I am wondering if installing a new macOS (Big Sur and newer) that is meant for Apple Silicon macs, on an old Intel-based mac will carry any performance penalty. I'm thinking along the lines that all CPU instructions need to be translated to Intel instructions and that would result in worse performance than if using a fully updated macOS 10 (Catalina) which was meant for Intel.

  • What model (year) is your Mac?
    – benwiggy
    Commented Mar 2, 2023 at 17:54
  • 1
    Any performance penalty would be the result of booting from a traditional hard drive instead of an ssd . If your intel machine doesn’t have the latter built in, then get an external and boot from that. Commented Mar 2, 2023 at 18:03
  • @benwiggy it's an early 2015 MBP
    – Tommy
    Commented Mar 2, 2023 at 18:04

1 Answer 1


Big Sur, Monterey and Ventura contain code for both Intel and Apple Silicon CPUs. (As do most new applications -- they are 'Universal Binaries' that contain both sets of instructions.)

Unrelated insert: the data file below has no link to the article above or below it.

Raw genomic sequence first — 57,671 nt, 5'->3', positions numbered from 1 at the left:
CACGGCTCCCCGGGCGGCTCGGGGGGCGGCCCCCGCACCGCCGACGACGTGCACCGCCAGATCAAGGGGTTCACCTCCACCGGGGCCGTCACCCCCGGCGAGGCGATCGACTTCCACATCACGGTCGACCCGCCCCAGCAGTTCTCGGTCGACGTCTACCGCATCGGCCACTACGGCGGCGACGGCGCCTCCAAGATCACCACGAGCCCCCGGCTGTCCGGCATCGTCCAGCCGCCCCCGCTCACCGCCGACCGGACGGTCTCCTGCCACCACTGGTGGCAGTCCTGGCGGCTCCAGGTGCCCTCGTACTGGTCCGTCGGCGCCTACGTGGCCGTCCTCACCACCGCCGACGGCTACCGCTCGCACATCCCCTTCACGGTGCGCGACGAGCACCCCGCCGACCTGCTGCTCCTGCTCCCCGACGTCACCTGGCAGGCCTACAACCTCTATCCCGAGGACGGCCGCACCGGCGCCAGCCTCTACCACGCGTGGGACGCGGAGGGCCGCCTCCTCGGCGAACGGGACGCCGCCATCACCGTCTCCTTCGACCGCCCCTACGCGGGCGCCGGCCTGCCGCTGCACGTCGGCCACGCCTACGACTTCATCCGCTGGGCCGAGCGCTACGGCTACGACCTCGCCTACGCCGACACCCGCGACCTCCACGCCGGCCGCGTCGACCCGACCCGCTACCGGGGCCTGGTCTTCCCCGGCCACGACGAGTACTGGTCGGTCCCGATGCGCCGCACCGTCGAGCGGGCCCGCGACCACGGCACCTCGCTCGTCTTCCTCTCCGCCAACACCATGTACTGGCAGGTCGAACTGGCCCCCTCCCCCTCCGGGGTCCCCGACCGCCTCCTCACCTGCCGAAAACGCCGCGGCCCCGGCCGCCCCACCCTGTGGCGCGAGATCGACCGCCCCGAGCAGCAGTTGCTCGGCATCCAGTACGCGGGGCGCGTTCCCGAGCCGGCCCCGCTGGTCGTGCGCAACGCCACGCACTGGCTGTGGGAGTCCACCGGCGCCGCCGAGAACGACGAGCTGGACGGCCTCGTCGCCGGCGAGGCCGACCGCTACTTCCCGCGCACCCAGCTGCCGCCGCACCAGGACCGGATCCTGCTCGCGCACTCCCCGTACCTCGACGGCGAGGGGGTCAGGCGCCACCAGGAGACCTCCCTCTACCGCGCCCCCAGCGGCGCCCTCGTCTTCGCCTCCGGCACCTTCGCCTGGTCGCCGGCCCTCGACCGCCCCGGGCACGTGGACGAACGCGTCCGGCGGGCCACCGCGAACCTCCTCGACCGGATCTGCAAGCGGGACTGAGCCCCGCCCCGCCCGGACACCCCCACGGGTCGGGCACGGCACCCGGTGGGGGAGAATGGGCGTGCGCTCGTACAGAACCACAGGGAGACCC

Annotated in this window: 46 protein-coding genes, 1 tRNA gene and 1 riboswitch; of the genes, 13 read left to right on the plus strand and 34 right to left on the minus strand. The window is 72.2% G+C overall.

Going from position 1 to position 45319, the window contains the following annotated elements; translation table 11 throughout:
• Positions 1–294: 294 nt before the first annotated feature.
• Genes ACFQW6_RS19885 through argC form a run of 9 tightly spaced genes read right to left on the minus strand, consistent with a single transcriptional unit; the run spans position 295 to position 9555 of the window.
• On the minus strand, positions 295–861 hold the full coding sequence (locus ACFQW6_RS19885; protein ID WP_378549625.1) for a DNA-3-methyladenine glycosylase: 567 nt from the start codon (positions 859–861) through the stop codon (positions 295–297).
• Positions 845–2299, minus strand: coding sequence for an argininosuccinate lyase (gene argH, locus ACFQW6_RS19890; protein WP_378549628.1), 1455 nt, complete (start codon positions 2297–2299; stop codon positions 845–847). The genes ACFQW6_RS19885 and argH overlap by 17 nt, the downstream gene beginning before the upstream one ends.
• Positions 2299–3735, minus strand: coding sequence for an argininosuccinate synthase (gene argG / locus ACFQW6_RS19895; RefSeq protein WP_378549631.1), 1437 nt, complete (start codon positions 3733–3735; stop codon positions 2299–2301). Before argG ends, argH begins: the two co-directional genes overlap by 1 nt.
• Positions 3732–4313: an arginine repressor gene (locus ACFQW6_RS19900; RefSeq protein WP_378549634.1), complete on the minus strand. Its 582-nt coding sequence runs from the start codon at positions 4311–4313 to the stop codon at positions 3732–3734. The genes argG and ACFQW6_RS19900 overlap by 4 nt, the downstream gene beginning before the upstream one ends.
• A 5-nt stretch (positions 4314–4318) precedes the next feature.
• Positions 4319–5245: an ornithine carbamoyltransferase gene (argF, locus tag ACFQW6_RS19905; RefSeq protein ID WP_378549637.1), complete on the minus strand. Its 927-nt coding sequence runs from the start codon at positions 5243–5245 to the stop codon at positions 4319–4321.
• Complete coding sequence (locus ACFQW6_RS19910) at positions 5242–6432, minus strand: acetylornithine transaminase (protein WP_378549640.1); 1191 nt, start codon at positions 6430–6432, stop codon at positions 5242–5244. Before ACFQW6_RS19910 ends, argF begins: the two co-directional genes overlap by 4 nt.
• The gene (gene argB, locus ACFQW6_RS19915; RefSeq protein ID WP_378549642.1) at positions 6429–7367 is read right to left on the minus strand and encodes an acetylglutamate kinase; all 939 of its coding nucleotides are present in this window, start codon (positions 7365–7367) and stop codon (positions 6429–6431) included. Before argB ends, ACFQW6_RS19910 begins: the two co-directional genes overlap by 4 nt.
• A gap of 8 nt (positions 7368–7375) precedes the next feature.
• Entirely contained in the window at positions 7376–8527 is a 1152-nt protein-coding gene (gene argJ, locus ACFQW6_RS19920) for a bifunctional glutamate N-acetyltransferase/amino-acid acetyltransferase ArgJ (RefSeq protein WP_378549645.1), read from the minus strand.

There is therefore no 'translation to Intel' required. All copies of macOS have Intel code (going back to Tiger 10.4 in 2006!). The latest OS, Ventura, supports Intel Macs from 2017 and later. Big Sur supports Intel Macs going back to 2013. These OS versions are not only for Apple Silicon; but for Intel Macs as well.

M-series Macs can translate application code from Intel to Apple Silicon, and there is a slightly performance penalty; but this is at the application level, not at the OS level. No such capability exists for Intel code to run AS code.

It is generally advisable to be on the latest OS that your Mac can support -- though staying on Monterey until Ventura is a bit more mature is also a wise policy.

Your Early 2015 MBP is supported by Monterey (the last OS it will run); and you should find it will run perfectly happily.

It's likely that some future OS will only contain Apple Silicon code, dropping support for Intel Macs altogether. (And halving the size of the OS!) Only then will the OS be 'meant for Apple Silicon'.

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